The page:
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Tech Tips for Those with Visual Impairment

Joshua Dunaief, MD, PhD

Scheie Eye Institute, University of Pennsylvania

  • Expert Advice
Published on:
A smiling man wearing sunglasses, sitting on a bench outdoors and looking at his mobile phone.

Many people with visual impairment can benefit from apps, helpful websites, and specific computer settings.


One popular website is This service broadcasts on the internet and by closed circuit radio using special receivers. Their volunteer broadcasters, who include Broadway actors, read the content from over 100 newspapers and magazines including The New York Times, The Wall Street Journal, Business Week, Cat Fancy, Dog Fancy and People. They broadcast 24 hours a day, seven days a week.


“App” is the abbreviated form of the word application, which is a software program designed to perform a specific task.

Here are some helpful examples that are available for Apple and/or Android devices.

The BARD Mobile App can access 80,000 books and magazines in the Library of Congress and read them aloud.

MaculaTester is an app that helps you record any vision changes you see on an Amsler Grid. The correct way to use the grid is to close one eye at a time, then, with your reading glasses on, look at the dot in the center of the grid. If you see missing or wavy lines, that can be an indication of wet macular degeneration, and you should call your ophthalmologist. It’s particularly concerning if there’s a change in what you see on the Amsler grid, like a new or larger area of wavy or missing lines. The app helps you record these changes and compare them to your prior viewing.

Big Clock iOS is an app that puts a huge clock including the date on your iPhone, iPad, or iPod. It also has an alarm feature. Time Mime will read the time when the screen is tapped.

iRead is an App that turns your iPhone into a magnifier with a light.

NantMobile Money Reader uses your phone’s camera to recognize the amount of a bill and audibly tell you what it’s worth. It can read the currencies of many countries. EyeNote is another popular currency reader. TapTapSee helps the visually impaired identify objects they see in daily life. If you double-tap the screen, it takes a photo and the App speaks the name of the object.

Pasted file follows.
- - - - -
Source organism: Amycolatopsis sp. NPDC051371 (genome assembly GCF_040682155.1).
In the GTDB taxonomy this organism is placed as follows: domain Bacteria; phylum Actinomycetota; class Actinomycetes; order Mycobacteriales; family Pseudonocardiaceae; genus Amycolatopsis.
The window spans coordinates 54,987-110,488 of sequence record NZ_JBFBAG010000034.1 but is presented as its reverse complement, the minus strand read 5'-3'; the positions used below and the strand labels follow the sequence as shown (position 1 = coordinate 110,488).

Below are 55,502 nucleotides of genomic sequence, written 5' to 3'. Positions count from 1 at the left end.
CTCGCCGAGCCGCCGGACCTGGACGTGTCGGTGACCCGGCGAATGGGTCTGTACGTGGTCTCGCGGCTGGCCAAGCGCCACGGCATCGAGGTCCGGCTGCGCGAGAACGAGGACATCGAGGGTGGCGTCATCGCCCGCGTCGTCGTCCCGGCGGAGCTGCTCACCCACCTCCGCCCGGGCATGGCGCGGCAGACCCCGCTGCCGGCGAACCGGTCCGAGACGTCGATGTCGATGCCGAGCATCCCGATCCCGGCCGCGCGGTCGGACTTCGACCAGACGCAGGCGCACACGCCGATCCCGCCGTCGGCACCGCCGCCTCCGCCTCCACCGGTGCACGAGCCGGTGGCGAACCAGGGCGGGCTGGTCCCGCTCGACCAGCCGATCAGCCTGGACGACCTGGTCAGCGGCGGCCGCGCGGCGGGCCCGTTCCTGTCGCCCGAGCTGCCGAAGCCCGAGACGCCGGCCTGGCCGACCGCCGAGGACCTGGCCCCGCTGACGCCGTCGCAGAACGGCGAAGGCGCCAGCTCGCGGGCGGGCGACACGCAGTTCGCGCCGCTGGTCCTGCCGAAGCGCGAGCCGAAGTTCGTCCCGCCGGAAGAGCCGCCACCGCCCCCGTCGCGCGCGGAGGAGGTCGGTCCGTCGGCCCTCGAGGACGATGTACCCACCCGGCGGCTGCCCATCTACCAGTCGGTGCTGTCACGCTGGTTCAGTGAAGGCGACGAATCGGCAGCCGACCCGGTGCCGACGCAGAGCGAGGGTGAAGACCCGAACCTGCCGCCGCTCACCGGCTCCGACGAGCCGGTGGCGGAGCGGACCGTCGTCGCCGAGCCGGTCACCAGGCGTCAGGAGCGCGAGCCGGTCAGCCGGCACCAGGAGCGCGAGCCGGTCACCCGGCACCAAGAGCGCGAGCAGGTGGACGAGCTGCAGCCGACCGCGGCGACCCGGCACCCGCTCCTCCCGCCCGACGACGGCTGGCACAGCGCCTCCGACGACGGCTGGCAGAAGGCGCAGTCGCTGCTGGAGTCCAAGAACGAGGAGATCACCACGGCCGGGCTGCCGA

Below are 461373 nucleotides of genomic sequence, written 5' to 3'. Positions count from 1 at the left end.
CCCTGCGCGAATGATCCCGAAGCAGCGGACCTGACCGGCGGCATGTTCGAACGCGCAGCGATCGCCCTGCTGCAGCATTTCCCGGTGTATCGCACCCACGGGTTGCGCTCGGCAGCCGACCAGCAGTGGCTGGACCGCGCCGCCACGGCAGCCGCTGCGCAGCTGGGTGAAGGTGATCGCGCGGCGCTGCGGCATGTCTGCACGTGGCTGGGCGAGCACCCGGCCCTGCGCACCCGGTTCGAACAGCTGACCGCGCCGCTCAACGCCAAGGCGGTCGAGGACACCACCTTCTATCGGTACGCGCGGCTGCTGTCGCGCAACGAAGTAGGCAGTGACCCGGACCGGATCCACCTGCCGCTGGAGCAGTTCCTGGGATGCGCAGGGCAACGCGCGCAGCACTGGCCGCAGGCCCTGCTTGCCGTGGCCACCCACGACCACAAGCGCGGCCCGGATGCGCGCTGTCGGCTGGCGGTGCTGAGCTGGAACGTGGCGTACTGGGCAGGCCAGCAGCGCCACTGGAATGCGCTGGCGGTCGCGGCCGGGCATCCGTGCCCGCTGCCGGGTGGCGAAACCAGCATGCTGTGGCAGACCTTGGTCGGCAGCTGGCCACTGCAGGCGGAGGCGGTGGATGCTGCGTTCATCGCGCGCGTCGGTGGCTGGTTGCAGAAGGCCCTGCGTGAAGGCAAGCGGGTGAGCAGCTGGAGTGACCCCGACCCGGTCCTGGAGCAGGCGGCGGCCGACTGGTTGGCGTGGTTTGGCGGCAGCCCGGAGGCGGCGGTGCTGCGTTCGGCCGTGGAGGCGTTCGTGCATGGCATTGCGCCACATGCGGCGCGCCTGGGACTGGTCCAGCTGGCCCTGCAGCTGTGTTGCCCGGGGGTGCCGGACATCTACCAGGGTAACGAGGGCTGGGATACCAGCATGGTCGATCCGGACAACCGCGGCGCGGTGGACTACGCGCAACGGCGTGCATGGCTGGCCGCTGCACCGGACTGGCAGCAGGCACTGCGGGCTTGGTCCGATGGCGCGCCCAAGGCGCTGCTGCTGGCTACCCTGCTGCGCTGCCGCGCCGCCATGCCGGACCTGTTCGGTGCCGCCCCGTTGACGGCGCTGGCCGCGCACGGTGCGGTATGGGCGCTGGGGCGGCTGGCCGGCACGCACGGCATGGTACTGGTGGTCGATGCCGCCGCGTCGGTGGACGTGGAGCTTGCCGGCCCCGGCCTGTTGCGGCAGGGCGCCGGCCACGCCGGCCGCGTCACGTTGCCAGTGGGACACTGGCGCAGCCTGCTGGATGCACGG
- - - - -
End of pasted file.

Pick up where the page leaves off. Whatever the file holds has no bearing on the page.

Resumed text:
AnyTimer Pill Reminder will remind you when to take your medications.

Computer Settings

You can also change the font size, brightness, and sometimes the contrast on your electronic devices. On an iPhone, you can do this under “Settings,” then choose “Display and Brightness.” On a computer or TV screen, you can also adjust these settings to maximize what you can see.

Voice recognition software can also be extremely helpful. On the iPhone, the voice of “Siri” (usually set as a female voice) can be used for basic tasks like setting an alarm or a reminder. Press the round button at the bottom of the iPhone and, after the double-beep, say “Set reminder” or “Set alarm.”

“Siri” can also be used to dictate or read text messages or check current sports scores. If you ask what time it is, “she” will speak the time.

Using ear buds with a smartphone may help people who have both visual and hearing impairment.

About the author

Headshot of Dr. Joshua Dunaief

Joshua Dunaief, MD, PhD

Scheie Eye Institute, University of Pennsylvania

Joshua Dunaief, MD, received his BA magna cum laude in Biology from Harvard (1987), MD/PhD from Columbia College of Physicians and Surgeons (1996), completed ophthalmology residency at the Wilmer Eye Institute, Johns Hopkins in 2000, and medical retina fellowship at Scheie Eye Institute, University of Pennsylvania in 2004.

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